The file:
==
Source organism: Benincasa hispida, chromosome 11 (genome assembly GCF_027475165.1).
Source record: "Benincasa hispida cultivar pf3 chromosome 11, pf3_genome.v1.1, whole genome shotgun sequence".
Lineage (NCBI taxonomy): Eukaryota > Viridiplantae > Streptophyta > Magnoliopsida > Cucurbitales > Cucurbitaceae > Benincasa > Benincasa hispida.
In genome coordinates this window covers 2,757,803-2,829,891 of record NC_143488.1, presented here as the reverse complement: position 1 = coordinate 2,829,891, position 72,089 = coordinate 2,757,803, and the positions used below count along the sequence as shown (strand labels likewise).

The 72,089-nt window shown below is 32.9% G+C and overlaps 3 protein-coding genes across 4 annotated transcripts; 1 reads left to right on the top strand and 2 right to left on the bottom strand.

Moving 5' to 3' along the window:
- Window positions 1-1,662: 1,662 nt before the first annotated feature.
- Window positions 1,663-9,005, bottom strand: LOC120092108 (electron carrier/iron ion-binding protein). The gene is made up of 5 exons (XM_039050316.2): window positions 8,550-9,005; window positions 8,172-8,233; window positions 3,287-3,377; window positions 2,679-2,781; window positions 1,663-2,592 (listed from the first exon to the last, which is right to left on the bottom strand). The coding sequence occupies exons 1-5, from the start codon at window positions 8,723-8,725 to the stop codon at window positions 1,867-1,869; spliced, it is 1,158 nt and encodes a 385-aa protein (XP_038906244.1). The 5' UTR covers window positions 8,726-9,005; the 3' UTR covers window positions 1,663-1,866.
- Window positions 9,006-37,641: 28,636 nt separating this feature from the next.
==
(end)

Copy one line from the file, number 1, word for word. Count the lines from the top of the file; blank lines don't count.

Source organism: Benincasa hispida, chromosome 11 (genome assembly GCF_027475165.1).